Canadian pharmaceutical companies are reporting shortages of divalproex sodium (Epival), also known as valproic acid.
As of Thursday December 17, a total of fifteen divalproex sodium shortages were posted on drugshortages.ca by Abbott Laboratories Limited*, Apotex Inc., Pro Doc Limitée, Sanis Health Inc. and Teva Canada Limited. None of the pharmaceutical companies have provided an explanation for the shortages.
This situation is a serious concern. The estimated resupply dates currently range from December 24, 2015 to April 30, 2016. These dates are estimates and could change. Drug shortages, or back-orders, at the level of the pharmaceutical companies do not always result in shortages at community and hospital pharmacies. Although the longer a shortage lasts the greater the likelihood that it could have an impact on patients.
If you or a family member have been prescribed divalproex sodium (Epival), contact your pharmacist and ask about the availability of your medication.
If your pharmacist runs into any difficulty obtaining divalproex sodium they may be able to find some from a different supplier, another drug store, or another chain.
According to the Canadian Pharmacists Association’s guide on drug shortages, Step 1 is for pharmacists to exhaust every avenue to supply the medication. This may require looking beyond their regular sources of supply and contacting other wholesalers or calling the manufacturers. Your pharmacist also has access to resources and information through the Ontario Pharmacists Association.
If the situation worsens and your pharmacist is not able to locate any divalproex sodium for you, it is important to work with your pharmacist and your health care provider to manage the drug shortage in the safest way possible.
During a shortage, your pharmacist and health care provider may explore options that could include filling your prescription with a different strength tablet or substituting a different medication. If your dosing instructions change, ensure you understand the instructions and ask questions if it isn’t clear.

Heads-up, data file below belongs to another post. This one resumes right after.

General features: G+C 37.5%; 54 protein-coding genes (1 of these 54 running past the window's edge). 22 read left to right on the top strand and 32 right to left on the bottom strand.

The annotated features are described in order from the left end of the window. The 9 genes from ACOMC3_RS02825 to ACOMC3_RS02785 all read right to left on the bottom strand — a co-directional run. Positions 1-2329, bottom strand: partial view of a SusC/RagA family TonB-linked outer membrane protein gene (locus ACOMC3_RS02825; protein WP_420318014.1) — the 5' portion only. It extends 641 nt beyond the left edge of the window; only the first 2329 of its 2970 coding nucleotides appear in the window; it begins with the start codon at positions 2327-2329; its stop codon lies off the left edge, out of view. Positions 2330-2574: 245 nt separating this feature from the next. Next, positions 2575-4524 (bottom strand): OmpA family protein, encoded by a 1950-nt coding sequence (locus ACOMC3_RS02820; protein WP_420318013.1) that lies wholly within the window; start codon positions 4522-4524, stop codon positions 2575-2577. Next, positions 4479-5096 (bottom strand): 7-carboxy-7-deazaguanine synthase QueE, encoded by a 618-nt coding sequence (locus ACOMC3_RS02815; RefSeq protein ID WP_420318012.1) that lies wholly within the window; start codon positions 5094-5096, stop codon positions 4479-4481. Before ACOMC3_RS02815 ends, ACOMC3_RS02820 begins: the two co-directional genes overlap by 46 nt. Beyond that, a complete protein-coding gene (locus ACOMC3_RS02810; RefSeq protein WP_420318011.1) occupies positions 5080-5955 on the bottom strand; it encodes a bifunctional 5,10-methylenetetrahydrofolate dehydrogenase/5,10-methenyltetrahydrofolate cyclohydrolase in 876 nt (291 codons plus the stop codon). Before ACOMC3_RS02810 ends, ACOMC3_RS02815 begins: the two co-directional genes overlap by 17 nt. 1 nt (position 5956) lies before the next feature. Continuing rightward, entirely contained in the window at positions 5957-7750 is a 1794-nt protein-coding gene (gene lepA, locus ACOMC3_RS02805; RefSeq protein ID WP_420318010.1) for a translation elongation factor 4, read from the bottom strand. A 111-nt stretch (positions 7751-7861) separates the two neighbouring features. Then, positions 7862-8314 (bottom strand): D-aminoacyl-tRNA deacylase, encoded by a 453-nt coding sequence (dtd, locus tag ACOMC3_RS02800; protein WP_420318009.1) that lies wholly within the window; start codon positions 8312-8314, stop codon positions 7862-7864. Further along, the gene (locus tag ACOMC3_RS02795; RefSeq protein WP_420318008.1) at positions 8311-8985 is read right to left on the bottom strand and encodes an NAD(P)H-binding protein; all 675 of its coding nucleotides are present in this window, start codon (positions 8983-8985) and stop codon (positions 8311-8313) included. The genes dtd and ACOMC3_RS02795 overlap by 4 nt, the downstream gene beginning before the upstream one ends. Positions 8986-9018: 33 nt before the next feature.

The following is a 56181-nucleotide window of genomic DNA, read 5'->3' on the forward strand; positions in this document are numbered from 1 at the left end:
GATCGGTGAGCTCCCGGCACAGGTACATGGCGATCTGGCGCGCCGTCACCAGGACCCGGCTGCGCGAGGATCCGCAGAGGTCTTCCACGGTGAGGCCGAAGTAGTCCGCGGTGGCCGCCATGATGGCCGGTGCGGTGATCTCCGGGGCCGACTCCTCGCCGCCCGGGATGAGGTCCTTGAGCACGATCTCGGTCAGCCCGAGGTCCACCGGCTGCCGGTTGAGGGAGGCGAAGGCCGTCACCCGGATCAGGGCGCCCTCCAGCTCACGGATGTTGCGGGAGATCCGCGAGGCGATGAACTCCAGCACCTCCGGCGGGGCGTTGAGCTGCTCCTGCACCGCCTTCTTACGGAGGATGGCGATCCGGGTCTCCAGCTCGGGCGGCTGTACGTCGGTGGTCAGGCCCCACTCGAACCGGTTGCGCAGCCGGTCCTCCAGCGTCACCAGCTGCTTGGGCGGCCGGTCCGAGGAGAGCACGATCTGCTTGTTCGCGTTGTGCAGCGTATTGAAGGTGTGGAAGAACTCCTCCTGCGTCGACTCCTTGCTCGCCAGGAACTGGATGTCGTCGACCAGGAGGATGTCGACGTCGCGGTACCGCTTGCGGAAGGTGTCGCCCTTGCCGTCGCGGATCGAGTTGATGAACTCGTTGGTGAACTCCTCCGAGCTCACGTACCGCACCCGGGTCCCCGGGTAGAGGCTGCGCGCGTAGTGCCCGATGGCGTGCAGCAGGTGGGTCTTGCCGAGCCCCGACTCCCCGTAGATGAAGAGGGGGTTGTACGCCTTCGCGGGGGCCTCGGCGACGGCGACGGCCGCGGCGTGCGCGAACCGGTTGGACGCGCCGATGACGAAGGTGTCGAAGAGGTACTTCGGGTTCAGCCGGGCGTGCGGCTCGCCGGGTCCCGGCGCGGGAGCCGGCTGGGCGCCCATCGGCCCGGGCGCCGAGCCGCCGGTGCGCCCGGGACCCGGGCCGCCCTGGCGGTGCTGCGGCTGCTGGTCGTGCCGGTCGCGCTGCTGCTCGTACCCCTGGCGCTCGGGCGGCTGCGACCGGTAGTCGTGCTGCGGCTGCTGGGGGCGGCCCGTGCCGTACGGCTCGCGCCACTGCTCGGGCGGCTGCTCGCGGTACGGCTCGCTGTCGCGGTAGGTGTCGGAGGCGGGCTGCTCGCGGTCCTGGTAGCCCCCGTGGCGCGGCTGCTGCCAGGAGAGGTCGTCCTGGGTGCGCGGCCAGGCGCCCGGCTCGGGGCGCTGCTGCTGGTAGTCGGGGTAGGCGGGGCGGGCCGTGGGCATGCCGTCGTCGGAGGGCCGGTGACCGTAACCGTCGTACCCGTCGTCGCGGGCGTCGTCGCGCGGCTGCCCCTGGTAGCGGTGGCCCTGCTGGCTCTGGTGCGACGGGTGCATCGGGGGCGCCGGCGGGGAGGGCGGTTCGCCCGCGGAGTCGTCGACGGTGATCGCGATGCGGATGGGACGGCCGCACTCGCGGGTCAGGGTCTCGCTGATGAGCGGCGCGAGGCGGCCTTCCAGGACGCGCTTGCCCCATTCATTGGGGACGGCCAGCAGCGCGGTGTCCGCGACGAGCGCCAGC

When a drug is unavailable in Canada, Health Canada’s Special Access Program (SAP) will consider requests from health care providers for access to the drug from outside the country. The SAP can be reached 24 hours a day, 365 days a year, and the program strives to process requests within 24 hours of receipt.
It is important to continue to take your medication as indicated. It can be frightening when an epilepsy drug is in short supply but skipping doses, taking less medication, or suddenly stopping an antiseizure drug is dangerous. This can lead to breakthrough seizures, more prolonged seizures or life-threatening events.
If you need any assistance or if you would like to be notified of any updates, please let us know. Call our office at 905-474-9696 or toll-free 1-800-463-1119 or email [email protected].
Click here for frequently asked questions about drug shortages
Click here for additional information about the Health Canada Special Access Program
* This company may be listed on drugshortages.ca incorrectly. Epival is no longer marketed by Abbott Laboratories Limited. According to the Health Canada drug product database, Epival is currently marketed by BGP Pharma. It appears that old drug shortage notifications from 2012 were re-used instead of creating a set of new notifications for the current Epival shortages.